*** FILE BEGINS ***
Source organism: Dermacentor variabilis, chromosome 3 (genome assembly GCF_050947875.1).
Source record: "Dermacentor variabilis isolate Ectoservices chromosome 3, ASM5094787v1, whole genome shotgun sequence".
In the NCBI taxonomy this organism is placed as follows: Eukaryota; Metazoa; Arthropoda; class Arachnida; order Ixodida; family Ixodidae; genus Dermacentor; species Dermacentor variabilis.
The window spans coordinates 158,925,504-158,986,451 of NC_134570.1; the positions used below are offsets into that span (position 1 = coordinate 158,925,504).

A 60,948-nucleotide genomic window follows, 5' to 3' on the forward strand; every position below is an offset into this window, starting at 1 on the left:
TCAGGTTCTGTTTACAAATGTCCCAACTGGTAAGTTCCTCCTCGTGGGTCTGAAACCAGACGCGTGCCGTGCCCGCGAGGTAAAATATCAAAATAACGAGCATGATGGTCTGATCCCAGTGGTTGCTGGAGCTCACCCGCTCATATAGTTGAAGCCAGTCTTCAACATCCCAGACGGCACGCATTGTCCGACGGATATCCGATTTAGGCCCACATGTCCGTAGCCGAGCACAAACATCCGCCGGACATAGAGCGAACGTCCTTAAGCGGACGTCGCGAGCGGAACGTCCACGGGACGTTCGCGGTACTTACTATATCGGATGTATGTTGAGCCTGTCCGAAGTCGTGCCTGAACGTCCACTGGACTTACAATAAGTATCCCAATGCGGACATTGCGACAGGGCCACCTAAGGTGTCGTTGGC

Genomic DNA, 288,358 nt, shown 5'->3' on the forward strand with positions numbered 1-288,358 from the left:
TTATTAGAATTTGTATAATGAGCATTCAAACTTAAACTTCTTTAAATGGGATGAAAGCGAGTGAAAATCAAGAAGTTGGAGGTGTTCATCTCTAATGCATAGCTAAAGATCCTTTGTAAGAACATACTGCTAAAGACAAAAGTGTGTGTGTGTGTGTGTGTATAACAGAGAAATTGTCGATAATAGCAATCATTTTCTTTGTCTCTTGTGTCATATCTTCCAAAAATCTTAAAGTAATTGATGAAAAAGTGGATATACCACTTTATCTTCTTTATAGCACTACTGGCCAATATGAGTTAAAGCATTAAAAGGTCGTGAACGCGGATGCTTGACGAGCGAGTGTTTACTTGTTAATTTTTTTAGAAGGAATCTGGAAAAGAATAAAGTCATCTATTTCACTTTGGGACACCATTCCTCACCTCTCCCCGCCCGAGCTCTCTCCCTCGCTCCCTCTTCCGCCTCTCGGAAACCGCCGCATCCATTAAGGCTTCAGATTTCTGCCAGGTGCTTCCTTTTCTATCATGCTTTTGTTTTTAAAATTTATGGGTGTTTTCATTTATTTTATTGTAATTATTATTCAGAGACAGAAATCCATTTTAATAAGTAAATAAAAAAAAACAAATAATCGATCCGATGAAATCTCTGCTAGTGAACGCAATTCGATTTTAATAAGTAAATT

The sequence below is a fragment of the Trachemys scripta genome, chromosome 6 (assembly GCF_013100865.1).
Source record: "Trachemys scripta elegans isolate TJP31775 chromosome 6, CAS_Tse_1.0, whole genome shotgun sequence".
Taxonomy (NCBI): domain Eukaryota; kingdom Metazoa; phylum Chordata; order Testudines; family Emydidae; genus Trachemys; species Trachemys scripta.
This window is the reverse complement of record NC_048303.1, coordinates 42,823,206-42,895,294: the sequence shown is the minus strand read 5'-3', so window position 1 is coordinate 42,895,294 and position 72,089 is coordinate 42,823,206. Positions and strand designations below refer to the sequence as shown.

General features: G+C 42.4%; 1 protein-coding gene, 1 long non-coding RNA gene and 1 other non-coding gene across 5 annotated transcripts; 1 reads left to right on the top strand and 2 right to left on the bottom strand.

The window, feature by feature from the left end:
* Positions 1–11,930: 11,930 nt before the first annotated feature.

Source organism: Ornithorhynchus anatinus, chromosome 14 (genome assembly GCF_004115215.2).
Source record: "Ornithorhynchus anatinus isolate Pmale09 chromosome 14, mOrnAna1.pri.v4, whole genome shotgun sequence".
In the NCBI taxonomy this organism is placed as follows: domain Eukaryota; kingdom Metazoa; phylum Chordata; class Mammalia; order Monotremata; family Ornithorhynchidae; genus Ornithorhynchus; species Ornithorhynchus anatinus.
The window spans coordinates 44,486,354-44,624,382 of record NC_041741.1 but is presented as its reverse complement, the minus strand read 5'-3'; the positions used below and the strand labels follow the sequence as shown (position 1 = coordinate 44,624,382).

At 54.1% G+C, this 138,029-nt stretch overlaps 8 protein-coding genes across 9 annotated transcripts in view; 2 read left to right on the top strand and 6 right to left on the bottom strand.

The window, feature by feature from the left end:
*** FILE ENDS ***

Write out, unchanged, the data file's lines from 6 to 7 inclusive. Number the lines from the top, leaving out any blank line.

TCAGGTTCTGTTTACAAATGTCCCAACTGGTAAGTTCCTCCTCGTGGGTCTGAAACCAGACGCGTGCCGTGCCCGCGAGGTAAAATATCAAAATAACGAGCATGATGGTCTGATCCCAGTGGTTGCTGGAGCTCACCCGCTCATATAGTTGAAGCCAGTCTTCAACATCCCAGACGGCACGCATTGTCCGACGGATATCCGATTTAGGCCCACATGTCCGTAGCCGAGCACAAACATCCGCCGGACATAGAGCGAACGTCCTTAAGCGGACGTCGCGAGCGGAACGTCCACGGGACGTTCGCGGTACTTACTATATCGGATGTATGTTGAGCCTGTCCGAAGTCGTGCCTGAACGTCCACTGGACTTACAATAAGTATCCCAATGCGGACATTGCGACAGGGCCACCTAAGGTGTCGTTGGC

Genomic DNA, 288,358 nt, shown 5'->3' on the forward strand with positions numbered 1-288,358 from the left: